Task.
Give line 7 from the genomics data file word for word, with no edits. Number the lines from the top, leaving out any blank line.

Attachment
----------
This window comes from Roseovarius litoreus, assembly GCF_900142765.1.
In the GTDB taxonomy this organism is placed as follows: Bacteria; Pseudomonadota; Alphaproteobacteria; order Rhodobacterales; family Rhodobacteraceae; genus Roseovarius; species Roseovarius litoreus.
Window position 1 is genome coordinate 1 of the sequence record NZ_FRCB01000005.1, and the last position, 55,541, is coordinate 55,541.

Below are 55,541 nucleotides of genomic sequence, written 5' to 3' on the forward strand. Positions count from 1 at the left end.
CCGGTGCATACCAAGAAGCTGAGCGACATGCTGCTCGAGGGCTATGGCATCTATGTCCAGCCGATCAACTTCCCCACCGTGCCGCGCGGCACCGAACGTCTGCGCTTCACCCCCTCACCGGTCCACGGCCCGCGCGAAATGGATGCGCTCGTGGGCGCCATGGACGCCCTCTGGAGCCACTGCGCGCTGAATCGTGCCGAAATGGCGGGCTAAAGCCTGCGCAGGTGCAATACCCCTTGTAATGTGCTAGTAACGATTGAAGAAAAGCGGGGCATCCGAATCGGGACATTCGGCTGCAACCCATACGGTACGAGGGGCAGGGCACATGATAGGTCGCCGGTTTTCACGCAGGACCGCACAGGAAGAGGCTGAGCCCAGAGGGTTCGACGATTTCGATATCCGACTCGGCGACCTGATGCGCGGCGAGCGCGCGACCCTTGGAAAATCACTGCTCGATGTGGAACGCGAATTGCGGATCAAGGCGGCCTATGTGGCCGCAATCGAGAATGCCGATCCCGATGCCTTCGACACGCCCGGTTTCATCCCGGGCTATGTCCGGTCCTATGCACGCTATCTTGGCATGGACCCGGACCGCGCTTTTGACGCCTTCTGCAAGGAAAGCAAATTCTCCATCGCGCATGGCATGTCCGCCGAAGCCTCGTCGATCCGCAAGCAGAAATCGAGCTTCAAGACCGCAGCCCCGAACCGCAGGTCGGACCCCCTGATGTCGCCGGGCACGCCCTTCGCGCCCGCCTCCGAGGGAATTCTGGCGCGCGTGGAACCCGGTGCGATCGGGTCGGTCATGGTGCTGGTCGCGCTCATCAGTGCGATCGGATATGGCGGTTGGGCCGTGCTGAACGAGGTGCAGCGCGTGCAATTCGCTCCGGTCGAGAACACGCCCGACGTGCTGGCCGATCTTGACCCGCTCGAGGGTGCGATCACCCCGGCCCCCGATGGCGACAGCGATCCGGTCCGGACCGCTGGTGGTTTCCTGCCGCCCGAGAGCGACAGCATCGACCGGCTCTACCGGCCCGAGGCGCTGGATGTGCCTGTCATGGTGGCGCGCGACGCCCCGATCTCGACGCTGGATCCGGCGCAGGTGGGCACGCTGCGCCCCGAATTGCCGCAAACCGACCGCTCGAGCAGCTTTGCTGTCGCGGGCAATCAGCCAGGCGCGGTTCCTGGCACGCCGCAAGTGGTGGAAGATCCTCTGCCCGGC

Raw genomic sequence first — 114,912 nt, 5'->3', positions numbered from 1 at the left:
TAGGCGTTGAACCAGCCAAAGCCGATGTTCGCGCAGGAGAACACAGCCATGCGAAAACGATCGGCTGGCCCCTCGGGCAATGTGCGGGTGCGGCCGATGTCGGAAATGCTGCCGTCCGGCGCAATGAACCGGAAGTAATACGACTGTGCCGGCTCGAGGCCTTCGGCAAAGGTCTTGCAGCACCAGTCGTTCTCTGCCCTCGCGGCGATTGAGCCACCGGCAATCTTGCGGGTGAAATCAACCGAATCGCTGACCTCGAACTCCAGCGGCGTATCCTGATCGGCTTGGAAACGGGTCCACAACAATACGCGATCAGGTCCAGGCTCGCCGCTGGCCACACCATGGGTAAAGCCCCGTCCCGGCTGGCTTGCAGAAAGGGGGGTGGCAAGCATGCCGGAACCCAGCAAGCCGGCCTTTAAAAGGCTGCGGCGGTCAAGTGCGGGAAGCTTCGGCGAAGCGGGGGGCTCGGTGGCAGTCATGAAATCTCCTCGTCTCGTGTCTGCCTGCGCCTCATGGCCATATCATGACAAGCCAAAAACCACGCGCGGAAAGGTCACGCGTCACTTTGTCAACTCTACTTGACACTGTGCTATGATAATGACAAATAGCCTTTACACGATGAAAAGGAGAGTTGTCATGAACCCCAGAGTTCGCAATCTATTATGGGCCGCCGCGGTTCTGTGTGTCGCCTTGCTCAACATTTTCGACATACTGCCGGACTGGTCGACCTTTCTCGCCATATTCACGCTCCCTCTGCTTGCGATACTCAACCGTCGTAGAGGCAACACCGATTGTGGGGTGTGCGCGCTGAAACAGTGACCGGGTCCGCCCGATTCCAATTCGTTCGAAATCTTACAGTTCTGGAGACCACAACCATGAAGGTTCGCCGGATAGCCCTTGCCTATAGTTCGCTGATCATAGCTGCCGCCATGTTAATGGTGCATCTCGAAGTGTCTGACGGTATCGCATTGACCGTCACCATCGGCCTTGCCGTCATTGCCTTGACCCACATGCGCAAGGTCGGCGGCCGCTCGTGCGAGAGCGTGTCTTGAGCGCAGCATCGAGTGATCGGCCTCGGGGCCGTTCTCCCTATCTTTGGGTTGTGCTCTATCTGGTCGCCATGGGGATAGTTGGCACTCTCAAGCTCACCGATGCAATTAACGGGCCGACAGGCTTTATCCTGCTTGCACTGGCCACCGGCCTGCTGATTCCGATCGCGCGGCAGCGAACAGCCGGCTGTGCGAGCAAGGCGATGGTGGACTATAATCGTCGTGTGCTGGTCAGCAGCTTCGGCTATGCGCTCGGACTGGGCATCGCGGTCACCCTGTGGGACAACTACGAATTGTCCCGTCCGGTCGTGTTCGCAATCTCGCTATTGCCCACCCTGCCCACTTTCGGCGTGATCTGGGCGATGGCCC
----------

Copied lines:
TAGGCGTTGAACCAGCCAAAGCCGATGTTCGCGCAGGAGAACACAGCCATGCGAAAACGATCGGCTGGCCCCTCGGGCAATGTGCGGGTGCGGCCGATGTCGGAAATGCTGCCGTCCGGCGCAATGAACCGGAAGTAATACGACTGTGCCGGCTCGAGGCCTTCGGCAAAGGTCTTGCAGCACCAGTCGTTCTCTGCCCTCGCGGCGATTGAGCCACCGGCAATCTTGCGGGTGAAATCAACCGAATCGCTGACCTCGAACTCCAGCGGCGTATCCTGATCGGCTTGGAAACGGGTCCACAACAATACGCGATCAGGTCCAGGCTCGCCGCTGGCCACACCATGGGTAAAGCCCCGTCCCGGCTGGCTTGCAGAAAGGGGGGTGGCAAGCATGCCGGAACCCAGCAAGCCGGCCTTTAAAAGGCTGCGGCGGTCAAGTGCGGGAAGCTTCGGCGAAGCGGGGGGCTCGGTGGCAGTCATGAAATCTCCTCGTCTCGTGTCTGCCTGCGCCTCATGGCCATATCATGACAAGCCAAAAACCACGCGCGGAAAGGTCACGCGTCACTTTGTCAACTCTACTTGACACTGTGCTATGATAATGACAAATAGCCTTTACACGATGAAAAGGAGAGTTGTCATGAACCCCAGAGTTCGCAATCTATTATGGGCCGCCGCGGTTCTGTGTGTCGCCTTGCTCAACATTTTCGACATACTGCCGGACTGGTCGACCTTTCTCGCCATATTCACGCTCCCTCTGCTTGCGATACTCAACCGTCGTAGAGGCAACACCGATTGTGGGGTGTGCGCGCTGAAACAGTGACCGGGTCCGCCCGATTCCAATTCGTTCGAAATCTTACAGTTCTGGAGACCACAACCATGAAGGTTCGCCGGATAGCCCTTGCCTATAGTTCGCTGATCATAGCTGCCGCCATGTTAATGGTGCATCTCGAAGTGTCTGACGGTATCGCATTGACCGTCACCATCGGCCTTGCCGTCATTGCCTTGACCCACATGCGCAAGGTCGGCGGCCGCTCGTGCGAGAGCGTGTCTTGAGCGCAGCATCGAGTGATCGGCCTCGGGGCCGTTCTCCCTATCTTTGGGTTGTGCTCTATCTGGTCGCCATGGGGATAGTTGGCACTCTCAAGCTCACCGATGCAATTAACGGGCCGACAGGCTTTATCCTGCTTGCACTGGCCACCGGCCTGCTGATTCCGATCGCGCGGCAGCGAACAGCCGGCTGTGCGAGCAAGGCGATGGTGGACTATAATCGTCGTGTGCTGGTCAGCAGCTTCGGCTATGCGCTCGGACTGGGCATCGCGGTCACCCTGTGGGACAACTACGAATTGTCCCGTCCGGTCGTGTTCGCAATCTCGCTATTGCCCACCCTGCCCACTTTCGGCGTGATCTGGGCGATGGCCC